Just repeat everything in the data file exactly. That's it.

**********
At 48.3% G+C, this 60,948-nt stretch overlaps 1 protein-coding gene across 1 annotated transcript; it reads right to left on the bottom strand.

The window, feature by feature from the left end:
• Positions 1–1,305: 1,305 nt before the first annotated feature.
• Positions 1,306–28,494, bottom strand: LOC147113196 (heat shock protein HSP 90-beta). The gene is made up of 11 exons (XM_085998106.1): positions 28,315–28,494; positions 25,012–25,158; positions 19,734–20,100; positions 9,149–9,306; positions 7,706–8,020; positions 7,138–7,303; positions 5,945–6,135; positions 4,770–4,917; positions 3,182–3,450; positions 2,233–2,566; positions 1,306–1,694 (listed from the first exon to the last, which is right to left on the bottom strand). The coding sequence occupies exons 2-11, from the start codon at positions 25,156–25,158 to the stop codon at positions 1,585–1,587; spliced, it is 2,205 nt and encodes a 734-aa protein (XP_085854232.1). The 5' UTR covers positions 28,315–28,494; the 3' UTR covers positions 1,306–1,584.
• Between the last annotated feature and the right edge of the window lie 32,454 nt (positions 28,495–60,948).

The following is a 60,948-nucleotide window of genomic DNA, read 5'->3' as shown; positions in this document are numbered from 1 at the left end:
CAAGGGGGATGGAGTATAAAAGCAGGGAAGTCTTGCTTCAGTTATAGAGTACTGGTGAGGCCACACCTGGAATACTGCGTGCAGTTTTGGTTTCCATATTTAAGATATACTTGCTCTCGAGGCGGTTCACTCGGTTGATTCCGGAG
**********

At 48.3% G+C, this 60,948-nt stretch overlaps 1 protein-coding gene across 1 annotated transcript; it reads right to left on the bottom strand.

The window, feature by feature from the left end:
• Positions 1–1,305: 1,305 nt before the first annotated feature.
• Positions 1,306–28,494, bottom strand: LOC147113196 (heat shock protein HSP 90-beta). The gene is made up of 11 exons (XM_085998106.1): positions 28,315–28,494; positions 25,012–25,158; positions 19,734–20,100; positions 9,149–9,306; positions 7,706–8,020; positions 7,138–7,303; positions 5,945–6,135; positions 4,770–4,917; positions 3,182–3,450; positions 2,233–2,566; positions 1,306–1,694 (listed from the first exon to the last, which is right to left on the bottom strand). The coding sequence occupies exons 2-11, from the start codon at positions 25,156–25,158 to the stop codon at positions 1,585–1,587; spliced, it is 2,205 nt and encodes a 734-aa protein (XP_085854232.1). The 5' UTR covers positions 28,315–28,494; the 3' UTR covers positions 1,306–1,584.
• Between the last annotated feature and the right edge of the window lie 32,454 nt (positions 28,495–60,948).

The following is a 60,948-nucleotide window of genomic DNA, read 5'->3' as shown; positions in this document are numbered from 1 at the left end:
CAAGGGGGATGGAGTATAAAAGCAGGGAAGTCTTGCTTCAGTTATAGAGTACTGGTGAGGCCACACCTGGAATACTGCGTGCAGTTTTGGTTTCCATATTTAAGATATACTTGCTCTCGAGGCGGTTCACTCGGTTGATTCCGGAG